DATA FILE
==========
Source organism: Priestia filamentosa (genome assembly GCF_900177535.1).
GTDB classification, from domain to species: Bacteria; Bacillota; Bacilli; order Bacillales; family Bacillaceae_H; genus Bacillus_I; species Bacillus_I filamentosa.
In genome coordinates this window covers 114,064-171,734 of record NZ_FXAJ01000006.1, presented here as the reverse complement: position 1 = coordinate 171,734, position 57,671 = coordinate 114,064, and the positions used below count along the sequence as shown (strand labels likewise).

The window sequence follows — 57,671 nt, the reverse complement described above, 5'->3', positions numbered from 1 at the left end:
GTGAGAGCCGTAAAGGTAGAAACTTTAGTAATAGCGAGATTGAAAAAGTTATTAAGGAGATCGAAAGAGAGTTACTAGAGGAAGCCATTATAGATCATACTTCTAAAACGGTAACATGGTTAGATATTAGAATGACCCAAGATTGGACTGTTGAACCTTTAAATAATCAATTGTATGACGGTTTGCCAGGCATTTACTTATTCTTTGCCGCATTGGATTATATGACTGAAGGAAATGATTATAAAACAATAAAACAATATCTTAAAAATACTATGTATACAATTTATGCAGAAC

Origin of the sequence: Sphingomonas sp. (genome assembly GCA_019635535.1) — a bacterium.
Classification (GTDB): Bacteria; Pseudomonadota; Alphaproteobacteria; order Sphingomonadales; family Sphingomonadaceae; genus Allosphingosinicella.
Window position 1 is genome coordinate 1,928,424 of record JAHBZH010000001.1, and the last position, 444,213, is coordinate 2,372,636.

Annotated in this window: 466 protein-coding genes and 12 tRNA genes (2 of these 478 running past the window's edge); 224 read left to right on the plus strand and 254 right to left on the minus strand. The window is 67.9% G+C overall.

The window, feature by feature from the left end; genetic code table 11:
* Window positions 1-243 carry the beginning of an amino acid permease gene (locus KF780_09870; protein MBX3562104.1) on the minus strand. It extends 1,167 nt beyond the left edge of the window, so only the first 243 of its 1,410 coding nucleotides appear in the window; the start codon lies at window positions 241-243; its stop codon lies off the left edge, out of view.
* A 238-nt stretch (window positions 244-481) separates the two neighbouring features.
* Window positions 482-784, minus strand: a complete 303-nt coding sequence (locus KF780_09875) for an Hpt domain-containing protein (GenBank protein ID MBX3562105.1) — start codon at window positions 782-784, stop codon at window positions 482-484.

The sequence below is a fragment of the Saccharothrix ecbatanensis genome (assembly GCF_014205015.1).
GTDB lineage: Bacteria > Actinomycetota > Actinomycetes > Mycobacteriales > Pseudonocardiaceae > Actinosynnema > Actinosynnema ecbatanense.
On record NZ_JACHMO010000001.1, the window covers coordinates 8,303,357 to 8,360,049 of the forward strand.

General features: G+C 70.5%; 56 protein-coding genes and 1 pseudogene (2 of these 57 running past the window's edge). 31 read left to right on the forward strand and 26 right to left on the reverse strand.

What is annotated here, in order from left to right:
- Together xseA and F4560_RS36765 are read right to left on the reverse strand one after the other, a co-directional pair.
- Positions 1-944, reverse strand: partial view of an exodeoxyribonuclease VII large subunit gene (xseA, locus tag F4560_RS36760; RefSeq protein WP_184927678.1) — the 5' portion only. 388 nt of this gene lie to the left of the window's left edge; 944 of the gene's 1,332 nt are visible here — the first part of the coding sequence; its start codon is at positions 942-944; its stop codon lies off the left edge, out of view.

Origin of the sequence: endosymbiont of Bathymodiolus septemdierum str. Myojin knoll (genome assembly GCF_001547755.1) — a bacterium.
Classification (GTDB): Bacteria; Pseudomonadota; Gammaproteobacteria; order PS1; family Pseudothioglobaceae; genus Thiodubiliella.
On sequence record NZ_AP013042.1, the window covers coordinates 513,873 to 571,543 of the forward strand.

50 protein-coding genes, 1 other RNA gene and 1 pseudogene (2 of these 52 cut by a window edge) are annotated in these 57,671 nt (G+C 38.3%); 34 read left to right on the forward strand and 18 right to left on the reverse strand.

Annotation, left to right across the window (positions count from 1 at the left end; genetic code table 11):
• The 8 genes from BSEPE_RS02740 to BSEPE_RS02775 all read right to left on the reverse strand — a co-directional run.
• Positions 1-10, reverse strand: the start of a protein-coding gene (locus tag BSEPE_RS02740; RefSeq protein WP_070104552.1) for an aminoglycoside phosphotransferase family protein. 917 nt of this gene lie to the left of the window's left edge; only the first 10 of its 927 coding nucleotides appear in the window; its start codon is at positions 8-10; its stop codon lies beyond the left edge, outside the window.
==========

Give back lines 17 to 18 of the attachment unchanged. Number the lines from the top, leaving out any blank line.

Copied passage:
General features: G+C 70.5%; 56 protein-coding genes and 1 pseudogene (2 of these 57 running past the window's edge). 31 read left to right on the forward strand and 26 right to left on the reverse strand.

What is annotated here, in order from left to right: